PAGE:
Virus Battery

Researchers at Massachusetts Institute of Technology made a giant leap in battery research. They patented a microscopic virus construction (virus M13) to create a mini battery with extra long life. Through certain gene manipulation, the scientist team (consists of Angela Belcher, Paula Hammond, and Yet Ming Chiang) manages to trick the single cell organism to grow and divide itself producing electric energy in the process.

In the research, the MIT team change the genetic information on the protein layer of the virus to make it collects gold and cobalt oxide molecules. These virus will hold negative current and they will be slipped into polymer with positive current to form thin elastic layer. This thin layer is like a film layer rich in virus and acts like anode as the report in the latest edition of Journal Science.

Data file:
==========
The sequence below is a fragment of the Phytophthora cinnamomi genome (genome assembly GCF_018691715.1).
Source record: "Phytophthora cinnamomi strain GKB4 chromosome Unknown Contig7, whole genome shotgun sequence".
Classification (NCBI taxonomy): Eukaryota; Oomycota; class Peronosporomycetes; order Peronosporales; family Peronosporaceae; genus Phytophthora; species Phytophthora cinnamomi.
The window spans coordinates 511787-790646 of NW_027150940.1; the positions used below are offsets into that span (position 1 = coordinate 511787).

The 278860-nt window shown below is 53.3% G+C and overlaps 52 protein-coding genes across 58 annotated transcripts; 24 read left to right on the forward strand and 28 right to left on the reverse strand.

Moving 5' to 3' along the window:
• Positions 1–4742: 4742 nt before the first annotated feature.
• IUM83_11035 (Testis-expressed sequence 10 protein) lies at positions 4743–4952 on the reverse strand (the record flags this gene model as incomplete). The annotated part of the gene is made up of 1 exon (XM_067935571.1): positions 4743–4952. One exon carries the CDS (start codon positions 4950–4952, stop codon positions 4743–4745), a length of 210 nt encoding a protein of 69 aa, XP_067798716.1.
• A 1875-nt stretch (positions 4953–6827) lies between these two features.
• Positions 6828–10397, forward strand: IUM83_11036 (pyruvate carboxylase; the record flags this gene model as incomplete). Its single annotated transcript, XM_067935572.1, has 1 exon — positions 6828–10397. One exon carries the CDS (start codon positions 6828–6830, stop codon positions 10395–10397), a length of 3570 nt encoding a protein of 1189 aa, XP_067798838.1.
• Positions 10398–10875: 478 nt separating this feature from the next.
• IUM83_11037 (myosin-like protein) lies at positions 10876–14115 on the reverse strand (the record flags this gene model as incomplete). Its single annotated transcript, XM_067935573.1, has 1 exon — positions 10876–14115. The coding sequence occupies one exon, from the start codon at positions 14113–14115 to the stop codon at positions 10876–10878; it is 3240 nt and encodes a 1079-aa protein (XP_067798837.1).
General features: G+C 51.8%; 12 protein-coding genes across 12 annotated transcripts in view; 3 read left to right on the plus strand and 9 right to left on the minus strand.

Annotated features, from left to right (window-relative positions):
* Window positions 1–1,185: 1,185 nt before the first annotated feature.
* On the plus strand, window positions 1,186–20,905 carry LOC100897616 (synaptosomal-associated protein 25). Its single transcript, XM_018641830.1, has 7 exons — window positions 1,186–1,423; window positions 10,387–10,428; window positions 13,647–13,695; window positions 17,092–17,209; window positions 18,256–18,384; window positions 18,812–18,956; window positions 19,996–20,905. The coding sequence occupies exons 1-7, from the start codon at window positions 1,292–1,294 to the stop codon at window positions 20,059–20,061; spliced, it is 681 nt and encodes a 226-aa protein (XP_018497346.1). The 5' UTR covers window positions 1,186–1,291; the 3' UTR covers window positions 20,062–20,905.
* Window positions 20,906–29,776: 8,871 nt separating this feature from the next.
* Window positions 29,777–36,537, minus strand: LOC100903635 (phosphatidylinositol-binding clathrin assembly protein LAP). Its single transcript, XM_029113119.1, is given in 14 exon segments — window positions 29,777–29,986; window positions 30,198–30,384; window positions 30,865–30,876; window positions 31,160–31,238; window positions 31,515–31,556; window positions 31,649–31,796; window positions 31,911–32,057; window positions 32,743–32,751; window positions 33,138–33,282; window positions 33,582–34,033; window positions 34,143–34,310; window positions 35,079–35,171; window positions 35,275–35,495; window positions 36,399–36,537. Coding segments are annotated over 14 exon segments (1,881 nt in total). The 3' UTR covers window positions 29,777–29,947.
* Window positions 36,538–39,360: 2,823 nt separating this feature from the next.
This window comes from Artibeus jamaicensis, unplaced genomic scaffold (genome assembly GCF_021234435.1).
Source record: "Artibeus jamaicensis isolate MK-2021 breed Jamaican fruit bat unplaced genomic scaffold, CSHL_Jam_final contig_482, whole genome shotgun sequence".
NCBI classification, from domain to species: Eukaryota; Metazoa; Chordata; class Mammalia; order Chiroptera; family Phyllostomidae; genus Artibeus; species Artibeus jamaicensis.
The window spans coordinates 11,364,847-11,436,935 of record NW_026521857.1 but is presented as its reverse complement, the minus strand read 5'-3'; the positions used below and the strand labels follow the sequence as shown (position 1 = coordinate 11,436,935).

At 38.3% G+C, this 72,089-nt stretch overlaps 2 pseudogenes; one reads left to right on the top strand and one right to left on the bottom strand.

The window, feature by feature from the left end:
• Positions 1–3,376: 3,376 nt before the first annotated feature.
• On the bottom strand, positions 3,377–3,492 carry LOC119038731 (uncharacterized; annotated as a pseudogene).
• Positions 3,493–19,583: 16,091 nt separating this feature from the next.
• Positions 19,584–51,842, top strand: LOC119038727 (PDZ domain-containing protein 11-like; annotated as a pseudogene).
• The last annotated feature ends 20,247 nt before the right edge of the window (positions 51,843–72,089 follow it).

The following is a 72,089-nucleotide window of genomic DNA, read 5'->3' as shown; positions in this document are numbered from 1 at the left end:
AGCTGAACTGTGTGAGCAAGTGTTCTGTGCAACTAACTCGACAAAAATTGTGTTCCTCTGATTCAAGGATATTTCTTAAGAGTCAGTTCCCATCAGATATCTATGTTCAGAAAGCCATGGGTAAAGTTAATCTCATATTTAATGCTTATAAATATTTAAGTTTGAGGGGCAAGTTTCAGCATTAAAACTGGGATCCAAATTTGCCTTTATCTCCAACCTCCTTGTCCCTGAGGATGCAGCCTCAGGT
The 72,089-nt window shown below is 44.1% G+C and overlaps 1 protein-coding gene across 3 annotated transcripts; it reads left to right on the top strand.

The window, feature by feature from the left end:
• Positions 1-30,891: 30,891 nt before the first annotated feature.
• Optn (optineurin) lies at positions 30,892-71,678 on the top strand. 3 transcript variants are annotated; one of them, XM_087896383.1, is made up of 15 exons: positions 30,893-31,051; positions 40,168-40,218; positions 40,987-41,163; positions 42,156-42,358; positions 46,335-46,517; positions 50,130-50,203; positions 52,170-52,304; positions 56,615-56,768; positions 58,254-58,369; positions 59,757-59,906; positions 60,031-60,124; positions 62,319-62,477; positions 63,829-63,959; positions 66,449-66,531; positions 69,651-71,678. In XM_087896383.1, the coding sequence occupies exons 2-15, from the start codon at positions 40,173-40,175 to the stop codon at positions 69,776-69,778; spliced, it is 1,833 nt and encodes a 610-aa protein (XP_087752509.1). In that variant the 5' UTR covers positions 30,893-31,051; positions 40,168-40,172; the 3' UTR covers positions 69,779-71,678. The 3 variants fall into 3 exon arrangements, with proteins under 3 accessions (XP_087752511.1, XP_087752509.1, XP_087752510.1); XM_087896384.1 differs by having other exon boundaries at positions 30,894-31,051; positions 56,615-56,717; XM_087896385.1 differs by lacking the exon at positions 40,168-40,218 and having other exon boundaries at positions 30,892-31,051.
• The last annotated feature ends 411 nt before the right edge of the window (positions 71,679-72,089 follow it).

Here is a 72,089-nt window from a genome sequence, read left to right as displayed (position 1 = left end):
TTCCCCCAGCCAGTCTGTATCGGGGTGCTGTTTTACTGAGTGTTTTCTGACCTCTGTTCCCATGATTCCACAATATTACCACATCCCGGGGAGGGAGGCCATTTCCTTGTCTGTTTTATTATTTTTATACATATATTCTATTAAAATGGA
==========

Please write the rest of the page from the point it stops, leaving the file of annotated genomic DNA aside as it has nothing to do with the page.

Cobalt is used as the metal oxyde because it has capability to store energy well. The energy density of cobalt can be two to three times higher than conventional battery with identical weight and dimension at the market right now. “The addition of gold will make the energy density higher,” said Belcher, the team leader.


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